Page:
How to Survive as a Vegetarian in China
Being a vegetarian in China can be a struggle. When specifically asking the fuwuyuan for a dish without meat, more often than not there will always be some small pieces of meat sprinkled on top of your dish, even after they reassured you there was no meat in it.
Knowing this, you would think that foreigners with a vegetarian lifestyle coming to China would put their vegetarianism on hold, right? Nope. Surprisingly enough, it’s quite common that foreigners coming to live in China convert to vegetarianism once they have arrived. This is probably because of not so strict regulations when it comes to keeping animals. Anyone who has entered a Chinese supermarket has probably seen the frogs or other animals being held in poor conditions.
So why is it that even plain vegetable dishes are still decorated with minuscule pieces of meat? Generally, meat is used in a lot of dishes to add flavor. Apart from that, they are often use it as garnish. We asked Gwen from vegetarian restaurant D’lish in Shanghai and she said that people don’t always consider it as meat, but just as decoration. Besides the fact that meat is used to add flavor and to make your dish look prettier, there’s the fact that eating meat is considered a sign of prosperity in China. In fact, the Chinese character for the verb to have is derived from an ancient character showing a hand holding meat – it was a common conception that if you had meat, you had everything.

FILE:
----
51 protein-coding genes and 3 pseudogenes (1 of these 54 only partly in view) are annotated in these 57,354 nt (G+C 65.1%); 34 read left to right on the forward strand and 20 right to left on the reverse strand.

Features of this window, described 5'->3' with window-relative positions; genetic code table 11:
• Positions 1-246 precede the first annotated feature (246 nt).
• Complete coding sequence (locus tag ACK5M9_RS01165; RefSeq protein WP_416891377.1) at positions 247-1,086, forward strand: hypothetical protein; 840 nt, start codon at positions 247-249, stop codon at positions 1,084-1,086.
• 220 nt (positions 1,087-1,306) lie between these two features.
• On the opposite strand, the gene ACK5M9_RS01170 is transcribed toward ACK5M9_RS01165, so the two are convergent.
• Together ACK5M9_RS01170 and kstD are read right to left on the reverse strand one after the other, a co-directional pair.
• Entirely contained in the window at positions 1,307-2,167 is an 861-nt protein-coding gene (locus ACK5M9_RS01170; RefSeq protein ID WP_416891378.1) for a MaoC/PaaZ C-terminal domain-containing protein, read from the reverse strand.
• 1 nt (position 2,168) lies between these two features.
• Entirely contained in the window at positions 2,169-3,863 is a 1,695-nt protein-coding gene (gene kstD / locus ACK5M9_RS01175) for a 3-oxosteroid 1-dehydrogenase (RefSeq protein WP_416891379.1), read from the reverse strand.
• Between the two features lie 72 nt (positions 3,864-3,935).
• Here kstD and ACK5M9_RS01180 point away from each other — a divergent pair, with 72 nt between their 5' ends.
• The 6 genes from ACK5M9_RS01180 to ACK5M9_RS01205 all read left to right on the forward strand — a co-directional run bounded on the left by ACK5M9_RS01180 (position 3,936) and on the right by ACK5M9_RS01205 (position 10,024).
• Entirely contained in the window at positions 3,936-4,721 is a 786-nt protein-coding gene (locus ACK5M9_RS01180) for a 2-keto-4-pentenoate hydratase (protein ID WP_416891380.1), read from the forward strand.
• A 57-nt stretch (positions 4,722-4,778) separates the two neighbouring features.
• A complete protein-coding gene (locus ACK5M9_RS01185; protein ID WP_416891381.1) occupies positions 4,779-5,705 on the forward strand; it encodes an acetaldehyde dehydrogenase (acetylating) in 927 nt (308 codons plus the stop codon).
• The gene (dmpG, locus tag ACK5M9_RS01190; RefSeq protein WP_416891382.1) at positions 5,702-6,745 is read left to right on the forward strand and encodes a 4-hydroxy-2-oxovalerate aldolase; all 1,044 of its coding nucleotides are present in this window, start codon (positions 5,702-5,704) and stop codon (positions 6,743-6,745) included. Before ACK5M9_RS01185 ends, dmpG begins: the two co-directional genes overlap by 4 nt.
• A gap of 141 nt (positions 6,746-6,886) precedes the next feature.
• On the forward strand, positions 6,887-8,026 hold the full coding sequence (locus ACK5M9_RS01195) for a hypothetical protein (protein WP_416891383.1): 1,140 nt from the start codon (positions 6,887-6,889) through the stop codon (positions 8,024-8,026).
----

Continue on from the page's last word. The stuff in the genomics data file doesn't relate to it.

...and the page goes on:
The majority of Chinese who are vegetarian choose this lifestyle because of their religious Buddhist beliefs. A big majority still doesn’t really know what being vegetarian or vegan means and what the impact of eating a lot of meat is. And even though vegetarianism is a growing trend among the Chinese in the bigger cities, the majority of vegetarians are still foreigners, says Gwen.
But, good news! Vegetarianism, or consuming a healthy diet for that matter, shouldn’t be all that hard. Because Chinese cuisine uses a lot of vegetables, vegetarian food is available everywhere in China, even though its population is not vegetarian. You just have to know which are the right dishes to order.
We have created a guide full of tips and Chinese sentences that you can use the next time you order food in a restaurant.
Useful words and phrases
I am vegetarian: Wǒ chīsù (我吃素)
I don’t eat meat: Wǒ bùchī rènhé ròulèi (我不吃任何肉类)
I am Buddhist: Wǒ shì fójiàotú (我是佛教徒)
I cannot eat…: Wǒ bùnéng chī… (我不能吃)
I do not eat fish, milk, cheese, butter, eggs, honey, chicken stock, meat broth, fish stock, fish sauce, or lard: Wǒ bùchī yú, niúnǎi, nǎilào, huángyóu, jīdàn, fēngmì, jītāng, ròutāng, yútāng, yújiàng, zhūyóu.
Snacks & dishes
Cháyèdàn (茶叶蛋): tea eggs
Cōngyóubǐng (葱油饼): scallion oil pancake
Málàtàng (麻辣): hot spicy soup
Dàntà (蛋挞): egg tart
Qingcai baozi (青菜包子): baozi filled with marinated tofu, mushrooms and bok choy
Xīhóngshì chǎodàn (西红柿炒蛋): fried egg with tomato
Xiānggū yóucài (香菇油菜): sauteed cabbage with mushrooms
Cuìpí dòufu (脆皮豆腐): crispy tofu skin
Suànní bōcài (蒜泥菠菜): spinach fried with garlic
Jīnzhēngū huángguā (金针菇黄瓜): enoki mushroom with cucumber
Shǒusī yuánbáicài (手撕圆白菜): hand-torn fried cabbage with chili
Dìsānxiān (地三鲜): eggpant with peppers and potato
Málà dòufu (麻辣豆腐): spicy tofu
Dàbàncài (大拌菜): salad with dressing
Xuěcài chǎo dòuyá (雪菜炒豆芽): fried cabbage and bean sprouts
Pāi huángguā (拍黄瓜): cucumber and crushed garlic